Weatherdem's Weblog

Bridging climate science, citizens, and policy

Pine Island Glacier Past A Tipping Point?


A major glacier located in West Antarctica could, according to recent research, be near or past a tipping point, beyond which the glacier will inevitably slide into the ocean.  Pine Island Glacier has had its grounding line, the area where the glacier rests either on the ocean or land, pushed back toward land due to increasingly warm ocean temperatures melting it from below.  If it retreats behind a lip on the continental shelf, rapid and irreversible loss of ice will occur.

Investigation into the glacier indicates that the grounding line may have retreated behind the lip back in 1996.

Research indicates that before the next stable grounding line can be reached on the inner slope, half of the land-based glacier will have melted into the ocean.  Melting land-based glaciers result in rising sea levels.  Half of Pine Island Glacier would raise sea levels by 9″ before 2100.  If a nearby glacier also retreats, sea levels would rise by 20″.  Either case would result in the displacement of millions of people worldwide, likely leading to the collapse of stable governments.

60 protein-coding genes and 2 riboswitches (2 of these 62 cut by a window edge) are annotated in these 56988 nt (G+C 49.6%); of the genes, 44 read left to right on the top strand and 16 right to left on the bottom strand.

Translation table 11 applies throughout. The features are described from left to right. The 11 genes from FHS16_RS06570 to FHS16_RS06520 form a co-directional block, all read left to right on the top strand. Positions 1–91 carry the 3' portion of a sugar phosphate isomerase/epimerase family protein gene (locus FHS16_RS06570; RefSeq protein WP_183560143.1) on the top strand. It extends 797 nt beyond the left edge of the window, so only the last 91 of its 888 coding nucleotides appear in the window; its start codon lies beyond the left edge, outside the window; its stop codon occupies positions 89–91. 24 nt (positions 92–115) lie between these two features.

Tipping points can no longer be viewed as future abstractions.  We are already passing them, cementing disastrous events in our future.  How many we pass, and by what degree, is up to us.


3 thoughts on “Pine Island Glacier Past A Tipping Point?

  1. The Pine Island Glacier is a good example of the basic understanding of how large outlet glaciers operate as it was projected to be the weak underbelly of the West Anatarctic Ice Sheet 30 years ago.

  2. Very nice write-up, mspelto.

  3. Pingback: Research: Antarctic Glaciers – What’s The Real Story? | Weatherdem's Weblog

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